“The parts ordering process for heavy equipment can be complex,” Harrington writes. “Selecting the exact parts for a specific serial number or model is critical, so time is spent ensuring the right products are ordered. This process can take even longer when it requires going back and forth with someone on the phone, in person or through email.”
She adds, “Imagine how much simpler it would be for a customer to find a previous order all on their own and have it ordered again in a few simple clicks. That’s the experience that’s available through digital self-service.”
That improved customer experience benefits parts professionals as well, says Midwest Wheel’s Steve McEnany, vice president of marketing and technology. Midwest Wheel has had an e-commerce portal for nearly three decades, and McEnany says more than 30% of the company’s sales come from the website.
McEnany says Midwest Wheel’s motivation for building and consistently enhancing the portal has been rooted in customer experience, yet acknowledges the downstream positive impact it has on the entire company.
“We have been on a journey rather than a destination, always looking for the next piece to change/add to make the customer experience better. Today, our modern portal focuses on delivering value to the user through mobile, order tracking, statements, invoices and self-service,” he says.
“By providing customers with access to comprehensive product information and marketing materials, our sales teams can quickly direct them to the resources they need. This, in turn, reduces the volume of calls and queries our sales teams receive, giving them more time to focus on delivering a personalized experience to customers. Overall, the portal helps our sales teams be more efficient, effective and customer focused.”
Other distributors have come to the same conclusion. TruckPro recently bolstered its e-commerce portal, a move CEO Chuck Broadus said would help customers “shop confidently, save valuable time, and know that they will be able to find what they need to keep their equipment on the road.”
Taylor agrees, noting FleetPride’s portal is a differentiator against most parts competitors. Truck parts historically was not a self-service industry, but as more customers show an interest in making some purchases independently, Taylor says FleetPride’s e-commerce portal offers them that opportunity.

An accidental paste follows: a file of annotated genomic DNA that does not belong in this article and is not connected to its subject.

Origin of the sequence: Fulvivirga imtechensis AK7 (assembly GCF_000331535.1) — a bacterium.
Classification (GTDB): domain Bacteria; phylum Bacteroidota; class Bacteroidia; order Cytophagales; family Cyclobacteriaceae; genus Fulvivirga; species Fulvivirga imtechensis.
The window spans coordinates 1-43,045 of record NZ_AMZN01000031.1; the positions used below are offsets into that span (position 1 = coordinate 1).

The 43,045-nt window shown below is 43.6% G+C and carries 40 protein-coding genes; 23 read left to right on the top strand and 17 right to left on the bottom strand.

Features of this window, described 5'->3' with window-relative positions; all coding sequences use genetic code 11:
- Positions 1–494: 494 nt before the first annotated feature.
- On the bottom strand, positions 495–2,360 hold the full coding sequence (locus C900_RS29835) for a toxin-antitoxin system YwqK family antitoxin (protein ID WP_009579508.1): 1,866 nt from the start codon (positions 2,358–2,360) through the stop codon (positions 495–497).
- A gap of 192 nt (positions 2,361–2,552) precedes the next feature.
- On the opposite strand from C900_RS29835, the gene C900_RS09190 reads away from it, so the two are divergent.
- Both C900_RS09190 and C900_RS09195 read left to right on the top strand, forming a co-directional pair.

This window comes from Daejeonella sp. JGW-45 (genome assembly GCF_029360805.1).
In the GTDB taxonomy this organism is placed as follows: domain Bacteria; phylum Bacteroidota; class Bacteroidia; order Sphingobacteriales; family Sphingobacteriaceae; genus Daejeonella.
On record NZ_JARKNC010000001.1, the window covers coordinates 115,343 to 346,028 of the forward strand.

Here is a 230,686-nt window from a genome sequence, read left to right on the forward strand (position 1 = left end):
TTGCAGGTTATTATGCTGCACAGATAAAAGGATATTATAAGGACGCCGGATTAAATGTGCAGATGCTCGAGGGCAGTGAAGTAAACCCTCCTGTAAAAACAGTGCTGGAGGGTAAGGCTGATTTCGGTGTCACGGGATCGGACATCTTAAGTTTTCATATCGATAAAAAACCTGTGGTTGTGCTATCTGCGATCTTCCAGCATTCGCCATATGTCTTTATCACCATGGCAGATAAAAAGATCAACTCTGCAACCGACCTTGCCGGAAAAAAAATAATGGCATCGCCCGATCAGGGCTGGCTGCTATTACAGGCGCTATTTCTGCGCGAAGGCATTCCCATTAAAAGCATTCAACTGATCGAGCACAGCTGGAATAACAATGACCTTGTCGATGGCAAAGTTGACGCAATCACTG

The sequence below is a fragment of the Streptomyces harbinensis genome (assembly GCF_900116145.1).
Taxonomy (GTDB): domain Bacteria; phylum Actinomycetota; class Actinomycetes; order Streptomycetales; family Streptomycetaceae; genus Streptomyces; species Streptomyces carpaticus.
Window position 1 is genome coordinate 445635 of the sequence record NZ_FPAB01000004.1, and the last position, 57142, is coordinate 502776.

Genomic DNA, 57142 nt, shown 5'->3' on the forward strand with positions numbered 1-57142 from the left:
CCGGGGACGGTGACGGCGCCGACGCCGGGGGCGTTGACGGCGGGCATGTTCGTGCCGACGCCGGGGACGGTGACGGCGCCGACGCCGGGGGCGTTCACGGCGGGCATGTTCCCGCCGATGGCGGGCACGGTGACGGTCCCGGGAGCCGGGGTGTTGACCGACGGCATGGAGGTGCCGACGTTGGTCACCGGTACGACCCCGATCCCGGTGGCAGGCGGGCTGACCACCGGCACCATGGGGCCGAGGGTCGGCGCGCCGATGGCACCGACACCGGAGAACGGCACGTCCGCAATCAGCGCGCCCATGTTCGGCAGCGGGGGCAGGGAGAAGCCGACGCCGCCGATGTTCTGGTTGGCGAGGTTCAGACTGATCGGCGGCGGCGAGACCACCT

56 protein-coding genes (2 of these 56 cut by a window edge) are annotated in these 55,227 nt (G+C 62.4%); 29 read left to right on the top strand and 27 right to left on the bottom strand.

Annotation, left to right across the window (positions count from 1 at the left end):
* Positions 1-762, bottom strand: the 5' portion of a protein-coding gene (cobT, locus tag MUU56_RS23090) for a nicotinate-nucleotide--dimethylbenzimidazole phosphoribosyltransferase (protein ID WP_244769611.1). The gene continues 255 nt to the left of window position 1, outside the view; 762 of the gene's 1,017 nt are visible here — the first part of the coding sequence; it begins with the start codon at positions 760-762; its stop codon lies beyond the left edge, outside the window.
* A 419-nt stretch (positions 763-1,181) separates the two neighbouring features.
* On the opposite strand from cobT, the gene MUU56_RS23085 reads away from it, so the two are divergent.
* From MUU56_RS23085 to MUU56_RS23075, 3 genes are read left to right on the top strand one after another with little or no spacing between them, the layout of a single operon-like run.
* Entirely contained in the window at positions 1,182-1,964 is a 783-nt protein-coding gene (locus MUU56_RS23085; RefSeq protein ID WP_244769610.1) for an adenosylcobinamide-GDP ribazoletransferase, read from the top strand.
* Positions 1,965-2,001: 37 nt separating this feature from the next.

“It saves them time and money and makes the buying experience more reliable,” he says. “They can get their trucks [back] on the road faster, or get their jobs done faster.”
Adds McEnany, “The ease of access to product information, live inventory counts, order tracking, invoice copies, statements and order history all bring customer value.”
Know how customers want to pay
Whether selling online or in-person, distributors in 2023 also must accept credit cards. Not every potential customer wants to set up an account or invoicing strategy. Online shoppers, especially, are conditioned to have credit card information (or alternative solutions like PayPal, Apple Pay, etc.) ready at the conclusion of any transaction. Whether those same people are buying one part or 50, they’d like to have the same option from their distributor.
Peter Brickman, founder and president of National Credit Card Processing Group, says many parts businesses are reluctant to accept credit cards because they fear excessive processing fees. Far too many times, Brickman says he’s met distributors processing credit card payments through their local bank and getting hit with excessive processing rates because the processor doesn’t understand the distributor business model. Less common but equally frustrating are distributors who won’t accept credit card payments at all.
Brickman says his business, which specializes in credit card processing specifically for heavy industries, is trying to correct that. NCCP Group offers bespoke fee structures for distributors based on their business model and customer purchasing habits. By using NCCP Group, Brickman says distributors with large e-commerce operations can offer a credit card payment option without damaging their margins, while businesses with large walk-in traffic can serve customers quickly without the need to set up every customer with an account.
“Everybody pays with a credit card these days,” Brickman says. “Our business is about saving those distributors time and money while giving their customer that payment option.”
The businesses in the parts space who are thriving online understand the importance of credit card processing.
McEnany says Midwest Wheel offers credit card purchasing through its B2C site (the company uses NCCP Group for that processing, Brickman says); Taylor says FleetPride enables online buyers to purchase using whatever payment method they prefer at the time. He says sometimes customers who are invoiced for brick-and-mortar purchases will instead buy with a credit card when ordering online and vice versa. FleetPride wants to be able to serve the customer either way, depending on their preference at the point of sale, he says.
Beyond the customer experience angle, Brickman says credit card processing has advantages for sellers, too. NCCP Group’s solution enables distributors to seamlessly accept and store customer purchasing data for future card-not-present transactions in its payment gateway, shifting the data privacy liability from the distributor to the vendor. Credit card processing also reduces accounts receivable headaches and offers customers with poor credit a purchasing option when they need a part but don’t have an account.
“We like to make your payments as easy as possible to accept and make your customers have an easy experience,” Brickman says.